These products become useless due to their broad functionality.
“All of the functionality in the world is useless if the useful functions aren’t present.”—John Kolko
“As smart products are incrementally infused into every part of people’s lives, design folks need a deeper contextual understanding of users and how these devices play a part in their lives. Useful smart products do serve a functional purpose, but most importantly, an emotional and social purpose.”
Many factors influenced the failure and success between Google Glass and Snapchat Spectacles: price, marketing and advertising, product strategy, etc. However, we can’t argue the fact that Snapchat released a product with a minimalist approach and the right amount of functionality. This smart product fits into people’s leisure time by fulfilling three purposes:
- Functional:Create and share snaps effortlessly, anytime.
- Emotional: Capture POV videos that feel like shared memories.
- Social: Promote a sense of community, visually identifiable.
On top of it, Snapchat solved the portrait vs landscape video argument forever. Circular video extends the usefulness of this smart product to the mobile device.
Usefulness → Jobs-To-Be-Done
Despite 72% of companies conduct research before beginning any design or software development, the results of such research aren’t conclusive because it tends to focus on WHAT and HOW users experience a product.
“An understanding of WHY people use smart devices and the underlying motivations when deciding to use a product will lead towards usefulness.”
Personas are helpful to understanding motivation. But to be honest, the amount of insight gained often falls short and assumptions multiply. The solution isn’t better Personas, but better research methods. That’s how I discovered Jobs-To-Be-Done.
“People don’t want to buy a quarter-inch drill. They want a quarter-inch hole.” Theodore Levitt
The concept is simple: We “hire” products and services to do things for us. This research method is based on detailed contextual inquiry, where the researcher “becomes a detective” during a JTBD Interview. The goal is to understand the job for which people would hire a product, uncovering their underlying struggles and motivations from first thought to final purchase.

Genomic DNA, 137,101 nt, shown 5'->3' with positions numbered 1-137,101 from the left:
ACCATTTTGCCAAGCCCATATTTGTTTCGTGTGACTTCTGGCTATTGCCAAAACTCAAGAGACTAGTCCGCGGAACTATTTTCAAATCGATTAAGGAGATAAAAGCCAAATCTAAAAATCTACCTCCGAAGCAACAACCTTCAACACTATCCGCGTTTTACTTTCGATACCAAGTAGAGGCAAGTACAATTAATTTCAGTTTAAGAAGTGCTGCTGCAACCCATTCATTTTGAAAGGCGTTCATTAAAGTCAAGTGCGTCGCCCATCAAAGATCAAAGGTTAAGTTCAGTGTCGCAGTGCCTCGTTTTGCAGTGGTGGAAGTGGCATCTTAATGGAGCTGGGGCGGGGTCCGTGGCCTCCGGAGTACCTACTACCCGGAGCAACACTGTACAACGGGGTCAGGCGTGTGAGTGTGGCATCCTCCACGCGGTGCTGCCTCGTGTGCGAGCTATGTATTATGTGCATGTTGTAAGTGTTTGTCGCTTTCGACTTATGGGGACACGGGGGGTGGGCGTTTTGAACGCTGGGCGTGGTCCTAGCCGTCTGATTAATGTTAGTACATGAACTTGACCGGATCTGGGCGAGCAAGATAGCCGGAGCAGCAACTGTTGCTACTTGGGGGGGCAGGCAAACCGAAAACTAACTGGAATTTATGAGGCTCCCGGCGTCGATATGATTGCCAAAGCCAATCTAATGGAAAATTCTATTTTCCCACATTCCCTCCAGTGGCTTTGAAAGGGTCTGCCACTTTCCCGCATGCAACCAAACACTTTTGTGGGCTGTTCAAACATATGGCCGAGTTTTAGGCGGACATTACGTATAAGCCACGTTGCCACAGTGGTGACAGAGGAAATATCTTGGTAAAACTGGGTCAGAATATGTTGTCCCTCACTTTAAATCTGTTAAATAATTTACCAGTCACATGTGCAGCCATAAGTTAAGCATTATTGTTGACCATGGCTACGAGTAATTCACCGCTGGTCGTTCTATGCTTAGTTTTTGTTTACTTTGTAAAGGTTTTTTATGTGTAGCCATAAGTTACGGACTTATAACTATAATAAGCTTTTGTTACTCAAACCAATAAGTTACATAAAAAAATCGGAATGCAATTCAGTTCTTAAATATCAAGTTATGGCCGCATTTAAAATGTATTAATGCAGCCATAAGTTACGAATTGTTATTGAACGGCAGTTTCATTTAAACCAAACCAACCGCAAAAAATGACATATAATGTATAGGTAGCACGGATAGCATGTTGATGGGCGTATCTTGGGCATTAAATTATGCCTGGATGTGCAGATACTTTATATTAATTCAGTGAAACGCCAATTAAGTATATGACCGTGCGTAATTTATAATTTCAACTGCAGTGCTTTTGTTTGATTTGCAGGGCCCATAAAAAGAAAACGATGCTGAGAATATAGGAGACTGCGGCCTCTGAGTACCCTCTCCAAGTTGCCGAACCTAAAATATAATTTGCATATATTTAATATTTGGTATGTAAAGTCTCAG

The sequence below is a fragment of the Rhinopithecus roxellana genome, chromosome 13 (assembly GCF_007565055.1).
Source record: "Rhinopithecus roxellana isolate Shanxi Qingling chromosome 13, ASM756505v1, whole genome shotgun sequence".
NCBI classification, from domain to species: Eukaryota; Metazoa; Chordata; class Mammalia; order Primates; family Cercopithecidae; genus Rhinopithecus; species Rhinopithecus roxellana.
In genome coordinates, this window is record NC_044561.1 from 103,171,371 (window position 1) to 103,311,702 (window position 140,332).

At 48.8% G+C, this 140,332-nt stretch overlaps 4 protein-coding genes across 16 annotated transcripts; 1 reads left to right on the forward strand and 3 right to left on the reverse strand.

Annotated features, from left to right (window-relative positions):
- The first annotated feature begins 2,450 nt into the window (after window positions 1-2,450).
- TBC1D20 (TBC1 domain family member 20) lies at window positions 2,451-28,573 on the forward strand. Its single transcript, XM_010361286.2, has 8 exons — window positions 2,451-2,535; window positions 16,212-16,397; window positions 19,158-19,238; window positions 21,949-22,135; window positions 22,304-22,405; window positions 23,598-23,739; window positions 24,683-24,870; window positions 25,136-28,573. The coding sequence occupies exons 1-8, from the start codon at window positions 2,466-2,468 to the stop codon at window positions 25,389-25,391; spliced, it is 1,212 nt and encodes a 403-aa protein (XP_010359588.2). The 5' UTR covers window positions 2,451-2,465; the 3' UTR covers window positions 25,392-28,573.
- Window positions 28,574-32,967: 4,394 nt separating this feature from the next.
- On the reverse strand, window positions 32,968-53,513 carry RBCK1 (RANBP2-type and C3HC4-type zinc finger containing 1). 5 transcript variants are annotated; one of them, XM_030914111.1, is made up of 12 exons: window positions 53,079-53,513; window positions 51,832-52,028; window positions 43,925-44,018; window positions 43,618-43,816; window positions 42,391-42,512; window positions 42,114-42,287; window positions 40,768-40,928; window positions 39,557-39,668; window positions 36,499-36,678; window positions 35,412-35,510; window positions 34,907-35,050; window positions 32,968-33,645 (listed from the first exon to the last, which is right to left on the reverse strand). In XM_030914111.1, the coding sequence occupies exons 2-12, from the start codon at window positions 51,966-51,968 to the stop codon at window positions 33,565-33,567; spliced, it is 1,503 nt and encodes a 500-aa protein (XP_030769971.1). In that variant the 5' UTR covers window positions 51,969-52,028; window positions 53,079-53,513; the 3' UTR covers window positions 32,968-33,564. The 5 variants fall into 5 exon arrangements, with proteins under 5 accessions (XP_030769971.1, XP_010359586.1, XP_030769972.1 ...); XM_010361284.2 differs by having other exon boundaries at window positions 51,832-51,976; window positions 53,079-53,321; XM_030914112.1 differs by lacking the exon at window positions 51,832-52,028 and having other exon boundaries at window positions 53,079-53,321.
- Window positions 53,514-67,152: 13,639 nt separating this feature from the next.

In my experience, Jobs-To-Be-Done reinforced the research analysis & synthesis phase with solid motivational insights, while it helped to better inform design artefacts about the usefulness of products.
Relation between JTBD interviews and its direct outputs along the design process. Thanks to Tor L. Bollingmo-“Interviews, Timeline, Forces, Job Stories?—?what’s the difference?”
For further reading, do check out:
- Competing Against Luck—by Clayton Christensen
- Jobs-To-Be-Done—by Tony Ulwick
- When Coffee and Kale Compete—by Alan Klement
- Intercom on Jobs-To-Be-Done—by Intercom
“Understanding the Job”. A brief explanation about JTBD by Clayton Christensen, Harvard Business School Professor.
Design is a tool for understanding people. That’s why the usefulness of any product we design is dictated by people’s experiences and not by the robustness of technology.
“The deeper challenge for invisible interfaces is to humanise technology.”
Interfaces that go beyond the glass demand that we observe with care, curiosity and feeling how people interact and communicate with the world. Most importantly, designers need to understand that this natural dialogue between people and the world is always reactionary and anticipatory at the same time. Just by creating experiences that accommodate such natural interactions we will make useful smart products finally see the day of light.
This article was originally published on Oriol’s Medium page.